Though discordance and dread are Dead Voices on Air trademarks, the best moments on From Labrador to Madagascar are the pretty ones.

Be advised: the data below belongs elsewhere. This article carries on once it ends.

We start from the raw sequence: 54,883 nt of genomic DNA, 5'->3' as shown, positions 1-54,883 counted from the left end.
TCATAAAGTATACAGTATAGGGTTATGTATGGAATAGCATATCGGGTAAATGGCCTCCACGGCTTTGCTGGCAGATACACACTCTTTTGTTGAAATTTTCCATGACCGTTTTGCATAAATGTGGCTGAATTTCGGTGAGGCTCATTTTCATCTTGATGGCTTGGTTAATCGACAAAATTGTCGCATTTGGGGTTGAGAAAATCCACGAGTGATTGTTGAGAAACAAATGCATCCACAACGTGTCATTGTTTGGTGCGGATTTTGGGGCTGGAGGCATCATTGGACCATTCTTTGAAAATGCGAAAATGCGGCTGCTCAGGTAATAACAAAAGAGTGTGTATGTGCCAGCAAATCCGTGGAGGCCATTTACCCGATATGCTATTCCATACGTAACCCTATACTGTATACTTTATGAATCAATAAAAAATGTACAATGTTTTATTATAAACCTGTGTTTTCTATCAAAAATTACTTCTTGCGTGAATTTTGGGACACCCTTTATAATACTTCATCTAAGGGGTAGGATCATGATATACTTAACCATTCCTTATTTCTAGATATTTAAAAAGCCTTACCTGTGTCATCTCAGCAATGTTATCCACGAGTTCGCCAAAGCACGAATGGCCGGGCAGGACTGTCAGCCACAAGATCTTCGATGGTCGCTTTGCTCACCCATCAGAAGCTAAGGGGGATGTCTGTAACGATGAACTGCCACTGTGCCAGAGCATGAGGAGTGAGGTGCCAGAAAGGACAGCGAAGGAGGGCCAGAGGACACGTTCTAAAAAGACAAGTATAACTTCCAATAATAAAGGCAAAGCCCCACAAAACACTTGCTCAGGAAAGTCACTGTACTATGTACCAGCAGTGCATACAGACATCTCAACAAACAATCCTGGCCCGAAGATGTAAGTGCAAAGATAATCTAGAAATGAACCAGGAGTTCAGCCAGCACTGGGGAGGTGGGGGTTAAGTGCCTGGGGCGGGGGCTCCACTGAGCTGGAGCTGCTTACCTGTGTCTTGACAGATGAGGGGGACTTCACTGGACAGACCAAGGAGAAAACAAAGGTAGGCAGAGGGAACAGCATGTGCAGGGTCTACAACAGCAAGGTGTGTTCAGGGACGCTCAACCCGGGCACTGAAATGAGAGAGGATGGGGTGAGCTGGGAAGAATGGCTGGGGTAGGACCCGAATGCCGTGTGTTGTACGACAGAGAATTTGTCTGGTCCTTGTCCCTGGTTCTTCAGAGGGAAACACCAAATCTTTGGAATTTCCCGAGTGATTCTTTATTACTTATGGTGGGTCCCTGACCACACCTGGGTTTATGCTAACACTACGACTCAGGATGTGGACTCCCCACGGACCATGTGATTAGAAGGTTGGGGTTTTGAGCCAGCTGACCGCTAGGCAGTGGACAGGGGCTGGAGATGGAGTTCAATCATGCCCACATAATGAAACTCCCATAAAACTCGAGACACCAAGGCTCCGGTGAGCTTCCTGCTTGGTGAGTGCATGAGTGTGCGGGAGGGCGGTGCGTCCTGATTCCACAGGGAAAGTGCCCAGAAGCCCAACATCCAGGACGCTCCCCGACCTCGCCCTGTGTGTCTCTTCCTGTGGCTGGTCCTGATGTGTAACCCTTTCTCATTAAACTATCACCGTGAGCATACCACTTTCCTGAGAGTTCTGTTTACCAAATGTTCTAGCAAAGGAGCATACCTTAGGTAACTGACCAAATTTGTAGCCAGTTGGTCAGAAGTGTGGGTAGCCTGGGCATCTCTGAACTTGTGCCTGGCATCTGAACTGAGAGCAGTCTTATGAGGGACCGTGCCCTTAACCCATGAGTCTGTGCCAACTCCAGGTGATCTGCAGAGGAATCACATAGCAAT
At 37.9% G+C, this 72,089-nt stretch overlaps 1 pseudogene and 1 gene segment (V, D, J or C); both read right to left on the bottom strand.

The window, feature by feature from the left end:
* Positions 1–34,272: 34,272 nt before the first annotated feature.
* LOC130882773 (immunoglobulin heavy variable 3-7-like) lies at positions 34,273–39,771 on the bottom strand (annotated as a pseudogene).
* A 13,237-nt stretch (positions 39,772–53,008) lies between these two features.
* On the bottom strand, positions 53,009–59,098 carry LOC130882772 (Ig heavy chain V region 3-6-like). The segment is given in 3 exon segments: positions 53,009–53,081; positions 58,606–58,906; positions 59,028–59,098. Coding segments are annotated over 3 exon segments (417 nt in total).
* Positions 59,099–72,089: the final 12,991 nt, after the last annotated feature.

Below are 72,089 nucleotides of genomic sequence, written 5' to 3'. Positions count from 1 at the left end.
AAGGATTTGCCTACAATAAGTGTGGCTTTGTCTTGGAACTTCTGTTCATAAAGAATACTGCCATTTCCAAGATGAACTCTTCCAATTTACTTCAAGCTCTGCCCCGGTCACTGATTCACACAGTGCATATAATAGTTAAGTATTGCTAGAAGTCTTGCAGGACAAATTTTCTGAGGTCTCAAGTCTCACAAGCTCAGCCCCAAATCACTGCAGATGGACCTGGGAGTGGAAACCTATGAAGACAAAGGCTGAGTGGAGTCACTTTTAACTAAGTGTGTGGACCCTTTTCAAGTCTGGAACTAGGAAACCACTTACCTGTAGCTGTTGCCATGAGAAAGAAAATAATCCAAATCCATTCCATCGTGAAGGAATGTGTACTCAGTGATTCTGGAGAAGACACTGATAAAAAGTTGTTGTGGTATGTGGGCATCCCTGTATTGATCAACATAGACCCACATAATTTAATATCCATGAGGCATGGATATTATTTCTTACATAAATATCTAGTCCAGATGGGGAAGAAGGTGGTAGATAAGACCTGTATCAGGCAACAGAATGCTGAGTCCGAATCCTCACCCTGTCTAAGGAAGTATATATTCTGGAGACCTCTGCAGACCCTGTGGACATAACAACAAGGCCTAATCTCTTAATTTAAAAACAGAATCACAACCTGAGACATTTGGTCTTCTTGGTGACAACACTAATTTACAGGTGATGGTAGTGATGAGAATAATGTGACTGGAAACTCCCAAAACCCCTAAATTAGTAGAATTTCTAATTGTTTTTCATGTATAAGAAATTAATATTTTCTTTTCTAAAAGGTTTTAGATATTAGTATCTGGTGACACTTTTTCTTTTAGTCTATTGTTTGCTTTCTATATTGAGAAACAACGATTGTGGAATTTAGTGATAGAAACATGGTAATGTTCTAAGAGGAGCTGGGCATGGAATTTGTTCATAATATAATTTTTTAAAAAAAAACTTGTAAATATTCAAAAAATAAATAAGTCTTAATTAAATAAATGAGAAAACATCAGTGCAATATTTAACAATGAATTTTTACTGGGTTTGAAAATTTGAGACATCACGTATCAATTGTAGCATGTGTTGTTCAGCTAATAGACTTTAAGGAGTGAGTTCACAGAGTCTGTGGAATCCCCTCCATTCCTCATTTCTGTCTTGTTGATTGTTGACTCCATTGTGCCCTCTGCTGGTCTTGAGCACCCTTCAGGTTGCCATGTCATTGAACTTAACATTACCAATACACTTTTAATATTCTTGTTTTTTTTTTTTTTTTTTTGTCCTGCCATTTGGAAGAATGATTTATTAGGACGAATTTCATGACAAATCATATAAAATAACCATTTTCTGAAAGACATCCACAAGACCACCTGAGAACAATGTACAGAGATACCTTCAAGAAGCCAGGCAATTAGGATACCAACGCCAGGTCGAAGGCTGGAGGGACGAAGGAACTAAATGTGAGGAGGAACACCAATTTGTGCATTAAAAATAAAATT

The dueling musical sensibilities of Mark Spybey have finally suitably merged on From Labrador to Madagascar, the first Dead Voices on Air studio album in seven years. Before 1998, he was a strictly ambient sound manipulator, able to create layers of dread with gloomy found sound and the liberal use of delay effects. Then came Piss Frond, the closest thing to a commercial breakthrough that an artist like Spybey ever sees, which saw the introduction of traditional song structures and even some vocal turns. 2000's Frankie Pett Presents... the Happy Submarines felt like more of a stopgap than anything, though it turned out to be a stopgap that lasted seven years. Finally, Spybey is back, combining long, ambient (though rife with percussion) exercises like "Madagascar" with shorter, more structured experiments like the pounding, abrasive opener "Tongue Like Scree" and the didgeridoo-touched, disembodied voices of "Grueland". Though discordance and dread are his trademarks, however, the best moments on From Labrador to Madagascar are the pretty ones, the delayed wood flute of "Furtive" and the distant cathedral choirs of "Splay" sticking out as the strongest moments on a really-damn-good album. It's unlikely that Spybey will ever again release anything as accessible (not to mention accomplished) as Piss Frond, but for anyone in the market for some dark, dynamic ambient music, missing From Labrador to Madagascar would be a minor tragedy.